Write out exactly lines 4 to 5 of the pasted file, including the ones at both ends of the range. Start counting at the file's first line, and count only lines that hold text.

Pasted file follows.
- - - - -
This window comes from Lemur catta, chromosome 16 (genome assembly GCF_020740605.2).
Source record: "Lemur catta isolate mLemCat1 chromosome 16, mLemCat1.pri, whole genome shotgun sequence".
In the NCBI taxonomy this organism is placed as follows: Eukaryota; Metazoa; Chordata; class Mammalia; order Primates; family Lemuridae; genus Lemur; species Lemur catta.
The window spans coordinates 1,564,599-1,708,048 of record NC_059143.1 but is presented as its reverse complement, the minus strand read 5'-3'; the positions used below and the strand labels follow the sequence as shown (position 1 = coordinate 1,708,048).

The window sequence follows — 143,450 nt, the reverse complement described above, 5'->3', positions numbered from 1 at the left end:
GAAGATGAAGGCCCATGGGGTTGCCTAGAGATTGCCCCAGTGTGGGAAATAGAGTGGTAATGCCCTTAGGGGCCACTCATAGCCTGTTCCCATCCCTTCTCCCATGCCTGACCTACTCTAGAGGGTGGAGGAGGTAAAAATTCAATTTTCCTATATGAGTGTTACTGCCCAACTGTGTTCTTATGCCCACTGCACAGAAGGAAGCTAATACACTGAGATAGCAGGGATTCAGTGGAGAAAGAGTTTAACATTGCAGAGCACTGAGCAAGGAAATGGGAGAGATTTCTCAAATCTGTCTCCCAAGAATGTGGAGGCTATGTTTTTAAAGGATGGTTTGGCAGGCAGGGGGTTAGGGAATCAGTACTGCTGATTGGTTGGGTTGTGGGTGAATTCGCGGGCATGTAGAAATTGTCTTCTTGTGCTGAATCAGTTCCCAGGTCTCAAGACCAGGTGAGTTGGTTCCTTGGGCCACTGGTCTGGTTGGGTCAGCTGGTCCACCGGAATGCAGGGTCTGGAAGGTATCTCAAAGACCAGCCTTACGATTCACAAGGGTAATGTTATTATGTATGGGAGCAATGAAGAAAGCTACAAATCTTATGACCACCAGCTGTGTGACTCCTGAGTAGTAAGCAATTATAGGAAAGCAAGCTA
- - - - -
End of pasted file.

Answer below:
The window spans coordinates 1,564,599-1,708,048 of record NC_059143.1 but is presented as its reverse complement, the minus strand read 5'-3'; the positions used below and the strand labels follow the sequence as shown (position 1 = coordinate 1,708,048).

The window sequence follows — 143,450 nt, the reverse complement described above, 5'->3', positions numbered from 1 at the left end: